What is the difference between a graduate job and a graduate scheme

Graduating this summer and don’t know what your next career move should be? Here we run through the types of jobs you could obtain, once you hand in that dissertation and gain your honours. It’s an exciting time!

Graduate Job

A Graduate Job is one where employers will ask for a graduate qualification as a minimum entry requirement, as in that time you will have developed the skills and knowledge needed to perform the tasks in that position. 

It may be that from there you’ll gain further qualifications, such as chartership or accreditation, or enter a professional body. 

Whether you need graduate-level qualifications to enter the workplace will depend on the industry and role you are interested in. Furthermore, many employers are changing their routes into the workplace and are offering more higher apprenticeships or graduate apprenticeships, so the routes to a career are becoming more varied and less well defined. 

However, your job will be a job role like any other. You will have set duties and tasks to perform, and will intimately get to know that job role. 

Graduate jobs are a great starting point to get into the world of work. They help you better understand your industry and your company, and your job role specifically. You may find that you really enjoy some aspects of your role but not others, and once you are there you can start to think about your next steps and what direction of the career ladder you are going to move up in. 

Graduate Scheme

A Graduate Scheme is a structured time-limited training programme of between one to three years and is primarily offered by large organisations. You’ll be taken on what’s known as ‘rotations’ through various branches of the business so that by the end of the programme, you’ll be well-versed in all aspects of the business, and will be able to choose a field in which you want to continue. 

Professions such as banking, construction, retail, accountancy and engineering often recruit via the graduate scheme method as it allows their employees to get a better understanding of how the company works as a whole. It may be that your training includes further studying, especially in an industry such as accounting, where formal qualifications are required.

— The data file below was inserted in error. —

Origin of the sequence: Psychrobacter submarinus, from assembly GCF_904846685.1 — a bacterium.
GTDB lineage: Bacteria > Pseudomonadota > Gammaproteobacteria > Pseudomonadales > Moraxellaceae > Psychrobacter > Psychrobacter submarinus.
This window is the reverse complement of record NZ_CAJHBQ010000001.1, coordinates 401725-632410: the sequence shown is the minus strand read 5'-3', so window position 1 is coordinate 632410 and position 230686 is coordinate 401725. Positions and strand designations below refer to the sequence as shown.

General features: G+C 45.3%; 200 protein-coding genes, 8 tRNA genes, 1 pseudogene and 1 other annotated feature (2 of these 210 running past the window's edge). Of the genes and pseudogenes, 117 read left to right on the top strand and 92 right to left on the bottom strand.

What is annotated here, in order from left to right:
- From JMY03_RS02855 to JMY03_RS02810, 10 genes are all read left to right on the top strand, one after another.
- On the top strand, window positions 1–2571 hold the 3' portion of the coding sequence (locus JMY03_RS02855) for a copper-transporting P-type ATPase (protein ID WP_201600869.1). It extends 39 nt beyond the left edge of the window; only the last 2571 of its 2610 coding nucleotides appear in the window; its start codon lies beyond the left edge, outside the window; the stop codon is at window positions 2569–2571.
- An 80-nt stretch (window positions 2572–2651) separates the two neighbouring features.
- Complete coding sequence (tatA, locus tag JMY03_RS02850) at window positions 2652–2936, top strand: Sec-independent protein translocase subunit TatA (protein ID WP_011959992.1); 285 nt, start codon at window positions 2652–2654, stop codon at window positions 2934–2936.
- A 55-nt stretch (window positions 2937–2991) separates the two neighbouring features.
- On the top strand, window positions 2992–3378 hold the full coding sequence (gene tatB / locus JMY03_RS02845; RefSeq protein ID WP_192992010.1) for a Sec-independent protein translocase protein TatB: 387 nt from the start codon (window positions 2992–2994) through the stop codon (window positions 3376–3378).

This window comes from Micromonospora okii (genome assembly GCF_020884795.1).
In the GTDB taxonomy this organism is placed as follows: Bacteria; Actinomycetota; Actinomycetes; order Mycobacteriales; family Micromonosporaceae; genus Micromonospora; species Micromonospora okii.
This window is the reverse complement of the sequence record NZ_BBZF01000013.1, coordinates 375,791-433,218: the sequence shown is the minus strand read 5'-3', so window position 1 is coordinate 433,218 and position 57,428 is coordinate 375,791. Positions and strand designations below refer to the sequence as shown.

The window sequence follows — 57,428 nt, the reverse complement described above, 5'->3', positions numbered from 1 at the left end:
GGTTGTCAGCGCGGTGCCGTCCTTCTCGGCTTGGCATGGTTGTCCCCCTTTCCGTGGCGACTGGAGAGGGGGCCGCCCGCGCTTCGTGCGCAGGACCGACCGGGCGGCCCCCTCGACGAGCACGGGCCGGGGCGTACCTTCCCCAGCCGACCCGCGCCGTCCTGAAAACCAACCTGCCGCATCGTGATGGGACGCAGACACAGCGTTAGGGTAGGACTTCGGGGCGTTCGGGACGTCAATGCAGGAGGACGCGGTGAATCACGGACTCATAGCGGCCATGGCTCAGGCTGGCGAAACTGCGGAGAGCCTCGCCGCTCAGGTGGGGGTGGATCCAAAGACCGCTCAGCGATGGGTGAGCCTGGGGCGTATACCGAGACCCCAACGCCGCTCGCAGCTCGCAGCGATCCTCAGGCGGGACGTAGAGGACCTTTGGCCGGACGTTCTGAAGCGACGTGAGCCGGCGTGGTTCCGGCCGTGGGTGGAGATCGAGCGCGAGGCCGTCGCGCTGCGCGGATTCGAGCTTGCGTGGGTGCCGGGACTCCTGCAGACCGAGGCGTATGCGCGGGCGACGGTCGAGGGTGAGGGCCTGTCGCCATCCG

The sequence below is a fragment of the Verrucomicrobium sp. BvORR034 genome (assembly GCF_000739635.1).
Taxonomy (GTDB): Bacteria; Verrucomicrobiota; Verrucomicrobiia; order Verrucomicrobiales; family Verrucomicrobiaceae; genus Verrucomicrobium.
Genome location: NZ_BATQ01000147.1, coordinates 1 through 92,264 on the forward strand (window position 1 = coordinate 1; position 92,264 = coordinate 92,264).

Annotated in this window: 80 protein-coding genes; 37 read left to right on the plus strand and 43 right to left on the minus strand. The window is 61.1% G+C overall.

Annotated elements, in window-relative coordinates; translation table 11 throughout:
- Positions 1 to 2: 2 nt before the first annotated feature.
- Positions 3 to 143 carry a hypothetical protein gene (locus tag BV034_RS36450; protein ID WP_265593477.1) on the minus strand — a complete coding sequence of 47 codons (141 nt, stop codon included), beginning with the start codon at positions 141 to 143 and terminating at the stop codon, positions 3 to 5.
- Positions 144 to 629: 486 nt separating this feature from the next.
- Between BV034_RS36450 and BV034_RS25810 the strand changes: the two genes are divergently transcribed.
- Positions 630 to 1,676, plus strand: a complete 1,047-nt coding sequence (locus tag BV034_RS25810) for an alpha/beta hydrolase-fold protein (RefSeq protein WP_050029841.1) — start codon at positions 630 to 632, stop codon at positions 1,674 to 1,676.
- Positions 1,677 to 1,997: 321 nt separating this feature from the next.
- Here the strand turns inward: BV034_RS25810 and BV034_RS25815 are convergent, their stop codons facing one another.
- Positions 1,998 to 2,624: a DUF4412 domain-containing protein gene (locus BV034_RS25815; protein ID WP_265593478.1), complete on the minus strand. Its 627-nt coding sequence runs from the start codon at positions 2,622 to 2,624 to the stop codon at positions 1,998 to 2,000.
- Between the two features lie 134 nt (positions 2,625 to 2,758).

There are only a set number of graduate scheme roles going in the UK and getting a place on one can be tough. In 2018, finance, advertising and professional services hired 1% of the candidates that applied, whilst public sector and engineering hired 2.5% and retail hired 7%. Furthermore, many companies require you to have a 2.1 or above alongside a multitude of extra-curricular activities and previous work experience. 

Therefore, it’s important to branch out and not put all your eggs in one basket when it comes to graduate schemes. A mixture of graduate scheme and graduate jobs applications can work wonders, with (only!) 51 applicants per place for graduate jobs. 

However, graduate schemes do pay more, with the average company offering £29,000 per year, compared with £19,500 per year for medium-skilled graduates as a whole. 

Entry-Level Job

You may have also have heard about entry-level positions. They are suitable and open to anyone and can be especially useful if you have few qualifications or experience in the industry you wish to pursue.

However, especially in these COVID times, it’s much better to have a job than no job, and there’s so much valuable experience from being in work, plus it can do wonders for your mental health. You’ll gain experience in a working environment, and start to learn what aspects you like and dislike about your job. You might gain contacts who can help you get to your next steps, through insights or connections, and you’ll continue to hone some of your transferable skills such as working under pressure, verbal communication, teamwork, organisation and time management. 

During your entry-level position, you can continue to look for both graduate jobs and graduate schemes. 


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